Most agencies suck at client communication. Odds are, if you’ve worked with more than one SEO agency, you’ve run into this. There’s a few reasons that this happens:
1. Rigid processes that don’t help startups
Agencies put in place rigid structure and process that are designed to standardize their operational structure. Operational structure typically includes everything from: team organization, audit processes, deliverables, and research. There are over 200 different factors that go into how a website performs in SEO, and standardizing the approach helps simplify these complex and often intermingling factors. It also makes time management easier, and reduces operational costs.
But, this often results in cookie cutter deliverables that don’t help startups looking to differentiate themselves from their competitors.
2. Focusing on short term value and quick wins
SEO is inherently a long-game, meaning it takes at least 30 days to see statistical significance. Why? Typically SEO requires internal cooperation on the part of the client to implement SEO suggestions. Start to finish, that can take anywhere between 1-2 weeks if the client is quick (and bought in). Then Google needs to crawl the changed pages, register them in their index, then compare vs. your competitors. Google may also re-crawl competitor websites and compare vs. your new version. Once all this adds up, it can take a while.
But clients aren’t always that patient, and require faster results. This leads a lot of agencies to prioritize quick wins that may not last, leading to short-sighted strategies that ultimately don’t help the client (and startups in particular) create an online moat that is hard to displace.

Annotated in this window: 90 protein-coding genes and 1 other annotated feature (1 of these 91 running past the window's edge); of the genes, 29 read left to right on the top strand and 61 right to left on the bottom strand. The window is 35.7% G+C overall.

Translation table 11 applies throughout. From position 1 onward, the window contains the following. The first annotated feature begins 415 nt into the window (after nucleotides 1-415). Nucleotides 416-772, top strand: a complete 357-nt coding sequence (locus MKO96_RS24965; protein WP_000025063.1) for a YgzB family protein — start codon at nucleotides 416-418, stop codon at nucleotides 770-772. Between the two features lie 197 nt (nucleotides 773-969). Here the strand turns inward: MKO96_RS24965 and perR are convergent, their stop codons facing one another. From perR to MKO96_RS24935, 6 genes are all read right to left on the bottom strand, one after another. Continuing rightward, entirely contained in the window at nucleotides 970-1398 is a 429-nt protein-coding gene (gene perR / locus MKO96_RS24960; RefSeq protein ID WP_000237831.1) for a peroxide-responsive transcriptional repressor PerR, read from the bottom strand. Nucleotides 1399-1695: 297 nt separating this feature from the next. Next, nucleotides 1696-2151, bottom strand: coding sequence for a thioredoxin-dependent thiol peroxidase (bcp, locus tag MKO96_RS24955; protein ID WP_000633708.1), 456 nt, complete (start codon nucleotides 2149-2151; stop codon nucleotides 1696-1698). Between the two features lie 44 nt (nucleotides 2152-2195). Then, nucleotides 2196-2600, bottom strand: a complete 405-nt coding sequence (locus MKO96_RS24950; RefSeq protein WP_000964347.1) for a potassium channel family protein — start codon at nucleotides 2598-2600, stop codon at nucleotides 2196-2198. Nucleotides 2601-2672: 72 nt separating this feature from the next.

3. SEO is complicated, and hard to forecast
The best business decisions are made when you can quantify and forecast accurately. The problem with SEO is forecasting is about as accurate as licking your thumb and sticking it in the air. In most channels, linear forecasting works well, but with SEO that’s not the case. With over 200 ranking factors, competitor code changes, and search engine algorithm updates occurring about every quarter, it’s hard to quantify return on investment.
So because of that, SEO agencies are tempted to take a different approach – one of tasks, not strategic impact.
4. Lacking context
A common trend amongst SEO consultants and client reps is the inability to add business context to their communication. Common things you’re likely to hear:
|What SEOs typically say||What they should say|
|“Here’s the analysis”||“Here’s the analysis we talked about last week on how we could outrank your competitor’s content.”|
|“Here are the keywords you should be writing about.”||“Here are the topics we think will have the highest impact, along with common talking points competitors bring up, and related questions you should be sure to address. Roughly XX,XXX people in the US search for these topics yearly.”|
|“Your developers need to fix these SEO issues. It’s really bad for SEO if you don’t.”||“We found XX issues when auditing your website. Here’s the background on those issues, the goal we’re trying to accomplish in fixing them, and what we believe is the most efficient way to solve the issues. In the past when this has been fixed we’ve seen XX growth in traffic (or revenue)…”|
At the end of the day, it’s not the job of the CMO or CEO of a startup to understand SEO, that’s why you hire an SEO agency. Just make sure the agency you hire:
- Provides context, not jargon you don’t understand
- Reduces complexity and narrows the scope or project to a few clear priorities
- Ties recommendations to business values (preferably revenue and traffic)
- Proactively understands (and checks in with) what your organization values